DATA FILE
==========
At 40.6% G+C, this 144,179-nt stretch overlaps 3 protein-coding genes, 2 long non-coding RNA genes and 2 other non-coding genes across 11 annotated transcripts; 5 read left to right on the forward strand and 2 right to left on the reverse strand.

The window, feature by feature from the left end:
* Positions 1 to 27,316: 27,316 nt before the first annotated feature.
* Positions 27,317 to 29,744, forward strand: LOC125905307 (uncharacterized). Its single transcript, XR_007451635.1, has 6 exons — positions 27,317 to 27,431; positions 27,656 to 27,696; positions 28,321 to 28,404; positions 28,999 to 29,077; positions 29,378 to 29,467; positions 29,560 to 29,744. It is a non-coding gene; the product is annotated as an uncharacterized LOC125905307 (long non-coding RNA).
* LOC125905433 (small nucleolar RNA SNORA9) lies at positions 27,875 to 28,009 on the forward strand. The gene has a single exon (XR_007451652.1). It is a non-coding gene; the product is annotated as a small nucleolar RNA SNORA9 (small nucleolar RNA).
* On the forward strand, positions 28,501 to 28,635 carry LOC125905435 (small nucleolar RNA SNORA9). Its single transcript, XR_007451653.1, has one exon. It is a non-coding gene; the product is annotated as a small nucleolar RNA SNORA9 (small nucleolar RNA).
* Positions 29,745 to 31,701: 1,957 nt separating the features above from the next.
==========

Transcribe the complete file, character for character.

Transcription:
At 40.6% G+C, this 144,179-nt stretch overlaps 3 protein-coding genes, 2 long non-coding RNA genes and 2 other non-coding genes across 11 annotated transcripts; 5 read left to right on the forward strand and 2 right to left on the reverse strand.

The window, feature by feature from the left end:
* Positions 1 to 27,316: 27,316 nt before the first annotated feature.
* Positions 27,317 to 29,744, forward strand: LOC125905307 (uncharacterized). Its single transcript, XR_007451635.1, has 6 exons — positions 27,317 to 27,431; positions 27,656 to 27,696; positions 28,321 to 28,404; positions 28,999 to 29,077; positions 29,378 to 29,467; positions 29,560 to 29,744. It is a non-coding gene; the product is annotated as an uncharacterized LOC125905307 (long non-coding RNA).
* LOC125905433 (small nucleolar RNA SNORA9) lies at positions 27,875 to 28,009 on the forward strand. The gene has a single exon (XR_007451652.1). It is a non-coding gene; the product is annotated as a small nucleolar RNA SNORA9 (small nucleolar RNA).
* On the forward strand, positions 28,501 to 28,635 carry LOC125905435 (small nucleolar RNA SNORA9). Its single transcript, XR_007451653.1, has one exon. It is a non-coding gene; the product is annotated as a small nucleolar RNA SNORA9 (small nucleolar RNA).
* Positions 29,745 to 31,701: 1,957 nt separating the features above from the next.